The art style of Janco moved between the figurative and the abstract. In Israel he had many subjects: soldiers and battle situations, transit camps and immigrant types, Arabs, landscapes, and the Holocaust.
The wounded soldier virtually became the symbol of his work (Wounded Soldier, 1949, Israel Museum, Jerusalem). These soldiers had complex meanings. In some of the paintings they looked as if crucified, or praying, or like the figures of Picasso's Guernica.
Janco dealt with the theme of immigration from every possible angle. He described the crowded ships, the refugees stealing into the country sheltered by the darkness of night, particular immigrant groups like the Yemenites, tents and figures in the transit camps. In all of these paintings the expressive style seemed to be a reflection of his own experience.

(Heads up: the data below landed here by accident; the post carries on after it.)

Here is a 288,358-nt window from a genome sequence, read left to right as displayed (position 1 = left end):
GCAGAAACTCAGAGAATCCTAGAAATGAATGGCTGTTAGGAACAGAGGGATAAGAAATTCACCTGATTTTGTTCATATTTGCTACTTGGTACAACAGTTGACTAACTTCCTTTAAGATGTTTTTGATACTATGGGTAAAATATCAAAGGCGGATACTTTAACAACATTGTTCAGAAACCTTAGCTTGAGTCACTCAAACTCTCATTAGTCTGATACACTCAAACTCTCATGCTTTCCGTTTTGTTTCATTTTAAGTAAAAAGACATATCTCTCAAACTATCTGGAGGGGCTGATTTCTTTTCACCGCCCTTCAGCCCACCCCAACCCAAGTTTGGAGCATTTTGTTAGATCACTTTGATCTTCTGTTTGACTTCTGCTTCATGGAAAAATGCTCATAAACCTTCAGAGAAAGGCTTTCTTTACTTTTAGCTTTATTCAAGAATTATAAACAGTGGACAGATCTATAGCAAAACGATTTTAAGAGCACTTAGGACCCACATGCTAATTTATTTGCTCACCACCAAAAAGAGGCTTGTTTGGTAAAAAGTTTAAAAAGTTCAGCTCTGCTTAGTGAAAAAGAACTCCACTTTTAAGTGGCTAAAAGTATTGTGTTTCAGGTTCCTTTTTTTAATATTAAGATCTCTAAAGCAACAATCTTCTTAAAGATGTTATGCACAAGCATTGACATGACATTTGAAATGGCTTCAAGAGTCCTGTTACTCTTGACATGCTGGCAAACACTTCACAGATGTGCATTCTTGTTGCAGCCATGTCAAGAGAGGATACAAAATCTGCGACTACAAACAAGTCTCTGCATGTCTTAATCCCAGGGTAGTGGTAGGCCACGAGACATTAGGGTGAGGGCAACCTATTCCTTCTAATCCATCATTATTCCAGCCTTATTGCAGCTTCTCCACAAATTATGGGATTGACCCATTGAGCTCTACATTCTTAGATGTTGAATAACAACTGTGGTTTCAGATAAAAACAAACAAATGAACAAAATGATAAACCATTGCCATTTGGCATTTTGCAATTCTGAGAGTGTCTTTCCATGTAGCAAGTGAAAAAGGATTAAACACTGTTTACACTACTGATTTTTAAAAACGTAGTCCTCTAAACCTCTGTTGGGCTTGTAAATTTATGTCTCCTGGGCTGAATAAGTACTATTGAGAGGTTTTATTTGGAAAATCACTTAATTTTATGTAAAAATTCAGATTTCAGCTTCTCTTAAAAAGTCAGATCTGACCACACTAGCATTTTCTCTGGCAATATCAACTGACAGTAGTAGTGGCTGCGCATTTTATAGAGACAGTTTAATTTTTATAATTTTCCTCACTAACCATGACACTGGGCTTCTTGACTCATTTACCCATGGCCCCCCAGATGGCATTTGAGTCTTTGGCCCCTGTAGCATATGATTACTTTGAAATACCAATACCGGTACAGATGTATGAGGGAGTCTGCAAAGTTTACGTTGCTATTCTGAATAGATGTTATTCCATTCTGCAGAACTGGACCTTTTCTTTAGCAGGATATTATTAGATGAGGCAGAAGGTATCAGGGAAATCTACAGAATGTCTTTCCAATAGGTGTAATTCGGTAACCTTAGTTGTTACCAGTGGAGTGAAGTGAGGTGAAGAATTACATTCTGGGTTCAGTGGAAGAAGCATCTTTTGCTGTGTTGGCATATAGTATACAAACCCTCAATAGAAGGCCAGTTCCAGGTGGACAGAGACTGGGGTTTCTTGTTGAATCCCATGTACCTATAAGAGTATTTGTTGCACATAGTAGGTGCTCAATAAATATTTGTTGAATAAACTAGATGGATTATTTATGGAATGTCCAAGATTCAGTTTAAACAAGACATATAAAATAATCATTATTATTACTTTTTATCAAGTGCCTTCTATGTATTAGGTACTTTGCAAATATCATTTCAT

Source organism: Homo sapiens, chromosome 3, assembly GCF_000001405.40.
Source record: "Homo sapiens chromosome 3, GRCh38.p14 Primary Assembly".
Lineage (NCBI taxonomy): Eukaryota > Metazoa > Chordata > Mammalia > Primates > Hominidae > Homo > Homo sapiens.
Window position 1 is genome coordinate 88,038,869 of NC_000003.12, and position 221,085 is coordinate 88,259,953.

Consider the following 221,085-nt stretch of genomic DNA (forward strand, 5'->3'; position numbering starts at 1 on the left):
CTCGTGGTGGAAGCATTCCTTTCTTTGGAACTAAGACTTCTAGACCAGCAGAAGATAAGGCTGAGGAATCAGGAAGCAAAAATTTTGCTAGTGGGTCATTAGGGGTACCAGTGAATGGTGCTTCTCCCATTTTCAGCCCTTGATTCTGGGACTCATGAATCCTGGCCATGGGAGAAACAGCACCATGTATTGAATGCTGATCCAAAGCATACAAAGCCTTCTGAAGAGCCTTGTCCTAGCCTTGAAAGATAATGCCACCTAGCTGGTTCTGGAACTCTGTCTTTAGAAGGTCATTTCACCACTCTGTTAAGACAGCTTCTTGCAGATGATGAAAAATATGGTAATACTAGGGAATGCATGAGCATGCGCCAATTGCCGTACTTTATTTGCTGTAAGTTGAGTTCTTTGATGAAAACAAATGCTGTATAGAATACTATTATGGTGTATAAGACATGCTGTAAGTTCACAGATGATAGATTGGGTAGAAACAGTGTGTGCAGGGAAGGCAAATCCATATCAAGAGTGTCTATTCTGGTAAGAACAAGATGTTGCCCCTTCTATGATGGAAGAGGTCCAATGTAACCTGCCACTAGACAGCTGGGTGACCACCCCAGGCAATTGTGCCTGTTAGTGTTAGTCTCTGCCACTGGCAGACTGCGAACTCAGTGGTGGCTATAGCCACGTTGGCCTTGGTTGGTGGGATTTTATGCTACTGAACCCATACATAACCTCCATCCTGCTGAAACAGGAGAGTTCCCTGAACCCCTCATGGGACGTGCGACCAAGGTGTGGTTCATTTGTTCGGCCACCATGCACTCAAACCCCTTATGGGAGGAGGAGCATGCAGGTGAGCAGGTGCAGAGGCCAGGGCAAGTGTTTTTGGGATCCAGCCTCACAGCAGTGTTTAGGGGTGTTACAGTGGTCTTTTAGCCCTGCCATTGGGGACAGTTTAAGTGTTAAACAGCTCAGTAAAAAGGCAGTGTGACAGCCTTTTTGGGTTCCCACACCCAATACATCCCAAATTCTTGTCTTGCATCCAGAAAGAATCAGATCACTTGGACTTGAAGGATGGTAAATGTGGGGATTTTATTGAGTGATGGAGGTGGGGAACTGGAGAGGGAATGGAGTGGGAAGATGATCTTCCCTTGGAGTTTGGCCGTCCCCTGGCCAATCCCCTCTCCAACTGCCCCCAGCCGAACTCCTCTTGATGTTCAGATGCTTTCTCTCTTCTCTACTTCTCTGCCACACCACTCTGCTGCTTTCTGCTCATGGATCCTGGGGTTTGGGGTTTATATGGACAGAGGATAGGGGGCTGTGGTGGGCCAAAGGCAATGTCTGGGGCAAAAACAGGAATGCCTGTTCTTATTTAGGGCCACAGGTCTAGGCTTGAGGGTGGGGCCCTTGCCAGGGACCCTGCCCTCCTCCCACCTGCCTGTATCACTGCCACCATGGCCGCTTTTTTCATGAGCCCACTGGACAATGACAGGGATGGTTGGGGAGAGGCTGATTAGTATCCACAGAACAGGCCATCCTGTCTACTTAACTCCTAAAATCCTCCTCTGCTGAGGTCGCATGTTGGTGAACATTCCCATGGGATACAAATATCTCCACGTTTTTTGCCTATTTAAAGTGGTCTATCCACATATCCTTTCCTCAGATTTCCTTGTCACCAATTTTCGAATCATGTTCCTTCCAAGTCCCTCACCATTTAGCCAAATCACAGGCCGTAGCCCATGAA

Janco's arrival in Israel after many years on the world stage represented a significant contribution to Israeli art. Within weeks of his arrival, a group of gifted Israeli painters gathered around him, seeing an opportunity through him of effecting a desired change in Israel's artistic life. Janco's activism helped fulfill their expectations.